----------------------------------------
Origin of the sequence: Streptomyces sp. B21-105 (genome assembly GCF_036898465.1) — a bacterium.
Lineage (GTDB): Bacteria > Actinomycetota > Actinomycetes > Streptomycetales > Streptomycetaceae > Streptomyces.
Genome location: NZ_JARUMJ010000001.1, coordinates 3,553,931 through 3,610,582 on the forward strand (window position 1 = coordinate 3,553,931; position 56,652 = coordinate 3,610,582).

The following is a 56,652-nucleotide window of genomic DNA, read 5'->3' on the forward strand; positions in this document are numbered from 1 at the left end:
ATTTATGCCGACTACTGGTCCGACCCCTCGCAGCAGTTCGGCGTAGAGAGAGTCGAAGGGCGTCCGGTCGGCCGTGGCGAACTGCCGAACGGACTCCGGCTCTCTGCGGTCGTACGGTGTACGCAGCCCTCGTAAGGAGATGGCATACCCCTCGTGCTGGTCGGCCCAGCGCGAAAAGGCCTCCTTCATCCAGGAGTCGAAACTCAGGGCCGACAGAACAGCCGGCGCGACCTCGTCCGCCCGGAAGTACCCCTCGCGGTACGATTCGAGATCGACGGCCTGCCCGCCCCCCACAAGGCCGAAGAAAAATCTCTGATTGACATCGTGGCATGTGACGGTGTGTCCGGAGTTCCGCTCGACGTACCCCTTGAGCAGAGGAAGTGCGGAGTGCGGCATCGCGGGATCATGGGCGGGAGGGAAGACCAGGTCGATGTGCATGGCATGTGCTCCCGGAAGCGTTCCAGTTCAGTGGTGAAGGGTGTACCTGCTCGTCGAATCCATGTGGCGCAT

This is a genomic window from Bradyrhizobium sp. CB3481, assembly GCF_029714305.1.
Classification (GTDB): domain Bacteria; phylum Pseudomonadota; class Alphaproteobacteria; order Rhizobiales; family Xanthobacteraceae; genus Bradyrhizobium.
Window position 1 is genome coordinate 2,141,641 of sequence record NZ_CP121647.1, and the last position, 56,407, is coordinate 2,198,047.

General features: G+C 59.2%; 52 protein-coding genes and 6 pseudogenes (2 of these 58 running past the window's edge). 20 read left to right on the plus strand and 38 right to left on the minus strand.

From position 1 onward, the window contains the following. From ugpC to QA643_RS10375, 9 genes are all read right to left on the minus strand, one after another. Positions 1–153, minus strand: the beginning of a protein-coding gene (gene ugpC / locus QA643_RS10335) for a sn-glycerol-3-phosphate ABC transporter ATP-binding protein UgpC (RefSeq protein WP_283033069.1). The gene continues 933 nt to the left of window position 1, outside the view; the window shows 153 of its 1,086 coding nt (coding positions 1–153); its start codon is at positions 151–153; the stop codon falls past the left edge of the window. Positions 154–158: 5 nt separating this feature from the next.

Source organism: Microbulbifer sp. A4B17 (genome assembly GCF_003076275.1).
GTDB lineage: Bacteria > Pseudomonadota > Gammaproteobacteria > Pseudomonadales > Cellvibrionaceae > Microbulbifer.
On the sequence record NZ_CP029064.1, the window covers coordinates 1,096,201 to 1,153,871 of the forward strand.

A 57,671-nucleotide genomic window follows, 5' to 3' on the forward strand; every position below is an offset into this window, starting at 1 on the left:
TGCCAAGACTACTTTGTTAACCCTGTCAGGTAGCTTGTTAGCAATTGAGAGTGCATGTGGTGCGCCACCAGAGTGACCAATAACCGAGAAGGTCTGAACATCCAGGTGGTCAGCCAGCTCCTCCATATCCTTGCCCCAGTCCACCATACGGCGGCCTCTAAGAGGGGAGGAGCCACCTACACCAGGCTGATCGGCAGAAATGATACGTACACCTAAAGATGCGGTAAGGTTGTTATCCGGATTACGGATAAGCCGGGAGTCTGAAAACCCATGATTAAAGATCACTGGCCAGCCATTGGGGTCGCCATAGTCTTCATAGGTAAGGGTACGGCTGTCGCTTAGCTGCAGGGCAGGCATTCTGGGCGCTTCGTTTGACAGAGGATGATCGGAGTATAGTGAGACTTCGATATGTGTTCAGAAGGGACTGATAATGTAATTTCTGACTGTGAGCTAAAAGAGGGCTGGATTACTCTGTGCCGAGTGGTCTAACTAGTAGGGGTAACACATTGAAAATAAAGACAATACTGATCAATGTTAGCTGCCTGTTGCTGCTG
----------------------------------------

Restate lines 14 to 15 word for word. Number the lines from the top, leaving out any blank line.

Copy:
A 57,671-nucleotide genomic window follows, 5' to 3' on the forward strand; every position below is an offset into this window, starting at 1 on the left:
TGCCAAGACTACTTTGTTAACCCTGTCAGGTAGCTTGTTAGCAATTGAGAGTGCATGTGGTGCGCCACCAGAGTGACCAATAACCGAGAAGGTCTGAACATCCAGGTGGTCAGCCAGCTCCTCCATATCCTTGCCCCAGTCCACCATACGGCGGCCTCTAAGAGGGGAGGAGCCACCTACACCAGGCTGATCGGCAGAAATGATACGTACACCTAAAGATGCGGTAAGGTTGTTATCCGGATTACGGATAAGCCGGGAGTCTGAAAACCCATGATTAAAGATCACTGGCCAGCCATTGGGGTCGCCATAGTCTTCATAGGTAAGGGTACGGCTGTCGCTTAGCTGCAGGGCAGGCATTCTGGGCGCTTCGTTTGACAGAGGATGATCGGAGTATAGTGAGACTTCGATATGTGTTCAGAAGGGACTGATAATGTAATTTCTGACTGTGAGCTAAAAGAGGGCTGGATTACTCTGTGCCGAGTGGTCTAACTAGTAGGGGTAACACATTGAAAATAAAGACAATACTGATCAATGTTAGCTGCCTGTTGCTGCTG